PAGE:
It seems there are attacks that work more effectively on AES-256 than AES-128, which makes it less secure in some cases. But the bigger key size should add some safety margin on the other hand, for example making it immune to even quantum computers. And I have heard some people say that more rounds make it less secure, and others say that it makes it more secure.

  • $\begingroup$ More rounds cannot make it less secure. The problem with AES-256 is the key schedule. $\endgroup$
    – forest
    Commented Jul 4, 2021 at 23:06

2 Answers 2


The problem is that you are trying to put a generic security comparison on AES-128 and AES-256. I would argue that if you're going to dig deeper - as you currently do - then this idea that there is a "generic security level" as I would coin it, is flawed.

As you said, there is a related key attack that is only valid for AES-256, mainly related to the key schedule. However, such related key attacks are only possible in very specific circumstances, e.g. when AES-256 would be used as a primitive to create a hash algorithm. AES-256 offers a security of ~99 bits for this specific use case, which is indeed lower than the ~128 bit security you'd expect for AES-128. This already indicates that AES-128 is sometimes more secure than AES-256, although in general AES-256 should be considered more secure. This is however a niche use case, as the 128 bit block size would not make AES a good candidate in the first place. The Whirlpool hash function (among others) e.g. is build upon a function that has been derived from AES, not AES itself.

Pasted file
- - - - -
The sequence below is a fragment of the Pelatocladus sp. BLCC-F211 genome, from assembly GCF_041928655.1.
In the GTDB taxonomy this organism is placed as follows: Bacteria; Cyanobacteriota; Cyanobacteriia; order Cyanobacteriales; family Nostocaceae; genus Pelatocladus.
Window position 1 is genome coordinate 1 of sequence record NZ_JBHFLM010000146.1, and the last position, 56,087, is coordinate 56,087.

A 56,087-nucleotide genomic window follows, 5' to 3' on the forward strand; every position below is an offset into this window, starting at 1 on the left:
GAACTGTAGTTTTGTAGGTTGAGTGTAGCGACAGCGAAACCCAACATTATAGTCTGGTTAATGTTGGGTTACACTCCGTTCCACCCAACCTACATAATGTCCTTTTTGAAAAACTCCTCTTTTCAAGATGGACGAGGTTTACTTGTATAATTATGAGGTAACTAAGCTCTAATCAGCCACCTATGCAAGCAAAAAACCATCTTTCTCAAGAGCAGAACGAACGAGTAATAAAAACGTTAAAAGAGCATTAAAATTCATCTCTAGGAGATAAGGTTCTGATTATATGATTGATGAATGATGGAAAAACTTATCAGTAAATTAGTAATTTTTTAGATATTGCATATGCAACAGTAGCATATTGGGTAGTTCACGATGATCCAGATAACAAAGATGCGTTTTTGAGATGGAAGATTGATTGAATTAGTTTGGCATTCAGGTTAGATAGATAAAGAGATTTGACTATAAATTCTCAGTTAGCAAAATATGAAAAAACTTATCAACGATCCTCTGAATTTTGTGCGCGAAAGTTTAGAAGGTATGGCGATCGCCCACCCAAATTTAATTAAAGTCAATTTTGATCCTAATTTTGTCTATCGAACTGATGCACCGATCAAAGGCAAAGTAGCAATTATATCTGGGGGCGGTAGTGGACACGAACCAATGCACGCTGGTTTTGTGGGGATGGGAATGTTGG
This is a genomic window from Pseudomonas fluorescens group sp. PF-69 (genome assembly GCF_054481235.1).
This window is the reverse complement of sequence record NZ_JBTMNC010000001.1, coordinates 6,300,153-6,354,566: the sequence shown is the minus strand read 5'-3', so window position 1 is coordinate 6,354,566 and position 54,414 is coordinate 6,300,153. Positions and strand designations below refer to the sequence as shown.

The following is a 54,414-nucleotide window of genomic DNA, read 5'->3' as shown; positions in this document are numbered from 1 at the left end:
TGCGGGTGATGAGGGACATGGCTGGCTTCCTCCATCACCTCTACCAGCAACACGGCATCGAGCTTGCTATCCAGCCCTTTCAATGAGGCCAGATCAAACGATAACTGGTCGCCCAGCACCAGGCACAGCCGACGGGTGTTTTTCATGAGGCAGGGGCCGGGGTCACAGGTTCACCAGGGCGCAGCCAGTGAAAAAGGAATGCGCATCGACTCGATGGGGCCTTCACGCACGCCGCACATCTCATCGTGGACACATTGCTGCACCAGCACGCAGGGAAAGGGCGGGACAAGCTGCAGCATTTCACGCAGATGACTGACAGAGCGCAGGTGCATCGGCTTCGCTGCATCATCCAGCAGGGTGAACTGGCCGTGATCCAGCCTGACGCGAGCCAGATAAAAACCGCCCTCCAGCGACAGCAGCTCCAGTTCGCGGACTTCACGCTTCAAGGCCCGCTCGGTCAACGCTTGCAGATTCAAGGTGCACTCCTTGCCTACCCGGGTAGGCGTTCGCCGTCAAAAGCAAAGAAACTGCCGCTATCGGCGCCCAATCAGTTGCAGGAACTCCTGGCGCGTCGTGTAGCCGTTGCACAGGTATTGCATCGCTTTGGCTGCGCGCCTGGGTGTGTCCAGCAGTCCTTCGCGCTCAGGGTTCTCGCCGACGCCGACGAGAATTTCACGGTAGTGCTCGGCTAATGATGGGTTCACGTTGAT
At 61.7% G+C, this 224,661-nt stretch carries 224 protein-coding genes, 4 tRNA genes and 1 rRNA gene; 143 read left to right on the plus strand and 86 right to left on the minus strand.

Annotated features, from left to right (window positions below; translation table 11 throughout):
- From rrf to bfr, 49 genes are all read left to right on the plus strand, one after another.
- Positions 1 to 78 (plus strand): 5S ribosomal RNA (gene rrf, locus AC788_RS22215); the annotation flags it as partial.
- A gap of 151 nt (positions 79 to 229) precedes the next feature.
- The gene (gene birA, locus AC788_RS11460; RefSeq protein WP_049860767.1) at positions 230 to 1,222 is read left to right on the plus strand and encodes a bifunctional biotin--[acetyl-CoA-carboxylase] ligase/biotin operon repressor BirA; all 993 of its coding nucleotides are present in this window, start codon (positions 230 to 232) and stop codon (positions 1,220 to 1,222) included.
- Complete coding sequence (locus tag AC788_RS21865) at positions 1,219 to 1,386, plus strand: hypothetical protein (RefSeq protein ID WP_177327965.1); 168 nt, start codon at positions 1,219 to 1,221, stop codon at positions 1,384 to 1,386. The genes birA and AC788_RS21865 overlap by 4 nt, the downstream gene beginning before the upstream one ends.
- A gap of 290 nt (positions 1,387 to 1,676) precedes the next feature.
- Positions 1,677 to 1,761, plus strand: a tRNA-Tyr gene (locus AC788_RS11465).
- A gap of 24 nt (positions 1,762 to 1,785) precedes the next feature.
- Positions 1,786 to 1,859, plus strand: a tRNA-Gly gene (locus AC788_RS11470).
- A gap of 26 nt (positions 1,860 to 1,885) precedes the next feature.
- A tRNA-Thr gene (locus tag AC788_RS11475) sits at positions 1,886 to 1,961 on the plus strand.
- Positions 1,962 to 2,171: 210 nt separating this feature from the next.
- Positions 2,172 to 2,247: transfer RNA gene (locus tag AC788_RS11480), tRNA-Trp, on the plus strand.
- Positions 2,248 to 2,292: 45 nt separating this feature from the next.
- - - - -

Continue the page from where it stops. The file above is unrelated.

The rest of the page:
The key schedule is somewhat related to the number of rounds, but in general having more rounds just makes a cipher more secure, not less.

  • $\begingroup$ Importantly, Whirlpool completely does away with the AES key schedule. $\endgroup$
    – forest
    Commented Jul 4, 2021 at 23:07

In short, AES-256 beats AES-128. Use AES-256 which is the golden standard;


The attacks on AES-256 doesn't make it insecure practically, even after 20 years the best attack has the complexity of $2^{254.3}$ for AES-256 and $2^{126.0}$ for AES-128

The related key attacks as well-known ( as mentioned by Maarten,too), are not related to encryption, it is important if you initiate the compression function of the Merkle-Damgard Construction with AES. These attacks can create internal collisions that can be exploited. Actually, we don't need this, since it has too small block size.